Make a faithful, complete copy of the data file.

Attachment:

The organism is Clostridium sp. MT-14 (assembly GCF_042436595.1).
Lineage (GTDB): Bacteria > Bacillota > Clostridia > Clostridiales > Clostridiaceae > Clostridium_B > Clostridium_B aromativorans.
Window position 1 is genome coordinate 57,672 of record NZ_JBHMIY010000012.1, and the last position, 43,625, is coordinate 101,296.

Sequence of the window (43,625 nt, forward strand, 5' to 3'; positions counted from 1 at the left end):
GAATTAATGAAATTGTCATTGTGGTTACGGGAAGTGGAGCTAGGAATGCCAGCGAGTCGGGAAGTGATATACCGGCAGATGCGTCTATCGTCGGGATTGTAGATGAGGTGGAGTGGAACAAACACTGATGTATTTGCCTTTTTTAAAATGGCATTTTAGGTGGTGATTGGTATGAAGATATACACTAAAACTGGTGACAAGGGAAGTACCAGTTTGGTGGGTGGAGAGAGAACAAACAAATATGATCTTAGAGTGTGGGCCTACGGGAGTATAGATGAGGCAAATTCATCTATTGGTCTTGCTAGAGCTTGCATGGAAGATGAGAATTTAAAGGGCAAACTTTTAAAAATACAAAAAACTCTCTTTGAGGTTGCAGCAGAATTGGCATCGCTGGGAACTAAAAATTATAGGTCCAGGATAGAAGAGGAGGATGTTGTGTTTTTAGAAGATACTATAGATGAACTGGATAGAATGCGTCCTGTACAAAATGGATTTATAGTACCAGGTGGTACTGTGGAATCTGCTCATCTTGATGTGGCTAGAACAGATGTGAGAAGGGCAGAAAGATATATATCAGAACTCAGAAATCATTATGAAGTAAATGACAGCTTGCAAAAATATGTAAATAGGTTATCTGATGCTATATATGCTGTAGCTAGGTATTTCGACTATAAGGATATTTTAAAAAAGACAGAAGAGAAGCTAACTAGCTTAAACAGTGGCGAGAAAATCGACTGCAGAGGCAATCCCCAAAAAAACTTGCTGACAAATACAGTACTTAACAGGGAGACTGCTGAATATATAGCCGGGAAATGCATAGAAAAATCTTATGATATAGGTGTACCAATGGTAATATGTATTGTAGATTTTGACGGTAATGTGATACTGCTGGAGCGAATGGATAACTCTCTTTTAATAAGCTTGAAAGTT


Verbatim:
The organism is Clostridium sp. MT-14 (assembly GCF_042436595.1).
Lineage (GTDB): Bacteria > Bacillota > Clostridia > Clostridiales > Clostridiaceae > Clostridium_B > Clostridium_B aromativorans.
Window position 1 is genome coordinate 57,672 of record NZ_JBHMIY010000012.1, and the last position, 43,625, is coordinate 101,296.

Sequence of the window (43,625 nt, forward strand, 5' to 3'; positions counted from 1 at the left end):
GAATTAATGAAATTGTCATTGTGGTTACGGGAAGTGGAGCTAGGAATGCCAGCGAGTCGGGAAGTGATATACCGGCAGATGCGTCTATCGTCGGGATTGTAGATGAGGTGGAGTGGAACAAACACTGATGTATTTGCCTTTTTTAAAATGGCATTTTAGGTGGTGATTGGTATGAAGATATACACTAAAACTGGTGACAAGGGAAGTACCAGTTTGGTGGGTGGAGAGAGAACAAACAAATATGATCTTAGAGTGTGGGCCTACGGGAGTATAGATGAGGCAAATTCATCTATTGGTCTTGCTAGAGCTTGCATGGAAGATGAGAATTTAAAGGGCAAACTTTTAAAAATACAAAAAACTCTCTTTGAGGTTGCAGCAGAATTGGCATCGCTGGGAACTAAAAATTATAGGTCCAGGATAGAAGAGGAGGATGTTGTGTTTTTAGAAGATACTATAGATGAACTGGATAGAATGCGTCCTGTACAAAATGGATTTATAGTACCAGGTGGTACTGTGGAATCTGCTCATCTTGATGTGGCTAGAACAGATGTGAGAAGGGCAGAAAGATATATATCAGAACTCAGAAATCATTATGAAGTAAATGACAGCTTGCAAAAATATGTAAATAGGTTATCTGATGCTATATATGCTGTAGCTAGGTATTTCGACTATAAGGATATTTTAAAAAAGACAGAAGAGAAGCTAACTAGCTTAAACAGTGGCGAGAAAATCGACTGCAGAGGCAATCCCCAAAAAAACTTGCTGACAAATACAGTACTTAACAGGGAGACTGCTGAATATATAGCCGGGAAATGCATAGAAAAATCTTATGATATAGGTGTACCAATGGTAATATGTATTGTAGATTTTGACGGTAATGTGATACTGCTGGAGCGAATGGATAACTCTCTTTTAATAAGCTTGAAAGTT